Most of our tour was to encompass the country’s northern half and we flew to the city of Al Jouf, which lies on the main road routes towards Jordan and Iraq. At nearby Domat Al Jandal, a once vital oasis town with a recorded history starting in the sixth century BC, stands Qasr Marid. A local guide, Saleh, took over from Saad, saying the small picturesque castle was reputedly built by a grandson of Ibrahim and besieged by Palmyra’s (now in Syria) Queen Zenobia. “It may also have been visited by the Prophet Mohammed, peace and blessings be upon him,” he added.

From its ramparts, we gazed over the crumbling old town with its jumble of dissolving walls, collapsed homes and blocked streets. Dominating the view was the Umar Mosque and its distinctive tapering minaret with a tiny staircase accessing a series of little doorways. It is among the oldest mosques in Saudi Arabia, though, strangely, Saleh initially made little of it; were it not for our enthusiasm it might have been ignored altogether.

A six-lane motorway crosses Al Nafud, Saudi’s second largest desert after the Empty Quarter, south from Al Jouf to Hail. A police escort – always a feature of our journeys – drove behind and stopped midway when their colleagues from Hail took over. Saad caught our quizzical looks. “For your security ... some crazy drivers in Arabia,” he beamed, though we really only believed the first part.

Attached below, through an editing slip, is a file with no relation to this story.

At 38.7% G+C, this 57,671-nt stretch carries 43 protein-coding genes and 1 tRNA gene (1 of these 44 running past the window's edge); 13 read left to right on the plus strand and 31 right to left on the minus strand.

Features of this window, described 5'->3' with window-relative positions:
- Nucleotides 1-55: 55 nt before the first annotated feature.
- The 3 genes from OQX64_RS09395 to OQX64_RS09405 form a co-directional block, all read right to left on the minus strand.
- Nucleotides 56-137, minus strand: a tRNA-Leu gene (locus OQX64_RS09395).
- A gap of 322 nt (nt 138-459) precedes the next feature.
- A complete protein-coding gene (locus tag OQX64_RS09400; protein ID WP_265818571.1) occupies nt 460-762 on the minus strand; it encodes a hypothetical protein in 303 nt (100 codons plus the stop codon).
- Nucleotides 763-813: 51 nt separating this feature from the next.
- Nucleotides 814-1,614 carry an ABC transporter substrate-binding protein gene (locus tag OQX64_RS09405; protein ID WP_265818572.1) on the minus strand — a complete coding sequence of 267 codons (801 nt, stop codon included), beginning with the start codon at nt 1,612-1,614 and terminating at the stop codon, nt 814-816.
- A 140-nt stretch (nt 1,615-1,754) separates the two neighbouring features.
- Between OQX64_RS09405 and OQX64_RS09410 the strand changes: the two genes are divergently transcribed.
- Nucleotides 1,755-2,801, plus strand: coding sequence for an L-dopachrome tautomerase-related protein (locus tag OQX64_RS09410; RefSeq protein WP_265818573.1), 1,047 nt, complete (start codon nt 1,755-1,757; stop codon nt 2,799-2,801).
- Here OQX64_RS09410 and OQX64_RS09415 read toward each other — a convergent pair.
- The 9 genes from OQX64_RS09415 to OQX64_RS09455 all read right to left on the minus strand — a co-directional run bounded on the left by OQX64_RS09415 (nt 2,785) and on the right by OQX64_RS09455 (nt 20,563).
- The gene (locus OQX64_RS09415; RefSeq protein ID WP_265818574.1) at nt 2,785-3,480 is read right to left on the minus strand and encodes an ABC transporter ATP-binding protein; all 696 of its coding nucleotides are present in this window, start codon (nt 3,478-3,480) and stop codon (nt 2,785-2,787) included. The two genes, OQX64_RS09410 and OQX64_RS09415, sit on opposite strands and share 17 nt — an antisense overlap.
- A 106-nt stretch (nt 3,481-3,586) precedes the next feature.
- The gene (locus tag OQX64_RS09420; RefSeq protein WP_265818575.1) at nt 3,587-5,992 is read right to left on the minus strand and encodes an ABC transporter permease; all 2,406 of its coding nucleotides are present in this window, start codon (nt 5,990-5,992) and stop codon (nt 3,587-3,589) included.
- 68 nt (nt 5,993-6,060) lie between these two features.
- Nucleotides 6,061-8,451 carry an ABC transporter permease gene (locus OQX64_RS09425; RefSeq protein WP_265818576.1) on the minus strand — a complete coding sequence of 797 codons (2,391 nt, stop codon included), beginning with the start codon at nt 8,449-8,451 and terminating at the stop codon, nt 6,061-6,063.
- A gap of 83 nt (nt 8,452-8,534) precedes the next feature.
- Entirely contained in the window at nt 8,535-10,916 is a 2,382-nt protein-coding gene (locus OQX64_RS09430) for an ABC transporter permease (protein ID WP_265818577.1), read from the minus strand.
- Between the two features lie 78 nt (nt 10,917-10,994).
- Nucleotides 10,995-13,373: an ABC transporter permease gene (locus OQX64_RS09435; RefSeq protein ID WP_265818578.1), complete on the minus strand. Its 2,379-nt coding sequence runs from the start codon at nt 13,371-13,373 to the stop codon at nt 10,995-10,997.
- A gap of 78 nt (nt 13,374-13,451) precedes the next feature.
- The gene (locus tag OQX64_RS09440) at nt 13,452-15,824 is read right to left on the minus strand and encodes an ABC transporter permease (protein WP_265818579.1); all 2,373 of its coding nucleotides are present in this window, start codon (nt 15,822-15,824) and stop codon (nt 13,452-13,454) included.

Vast expanses of undulating pale orange sand dotted with sprigs of acacia slid past for hours until patchy green fields and quad-bike stalls heralded town. Opposite our hotel stood a McDonald’s (often referred to as “Eighty-eight” because its stylised “M” logo resembles the Arabic characters for 88). Off to the right stood a KFC and Pizza Hut, neither of which were particularly busy.

Hail was the stronghold of the Al Sauds’ once great rivals, the Al Rashids, and it wasn’t until the 1930s that Abdul Aziz built his mighty Al Qashalah barracks in the centre while tactfully opting not to interfere with Al Rashidi properties. It’s an imposing square building of 10-metre-high walls with machicolations and holes to drop burning oil. We walked up to ’Airif, a compact Al Rashidi fort which tops a ridge at the edge of town and has recently been thoroughly restored.

Our first real experience of Saudi markets came at Hail’s souqs. In one small section, women sold bundles of dried hibiscus and mint and carefully adjusted their abayas and niqabs in the face of our curious yet hopefully polite gaze. While none would be photographed (and why should they?), they were friendly enough and seemed to enjoy a bit of banter with Saad and our escorts.


A market in the old quarter of Jeddah. Amar Grover for The National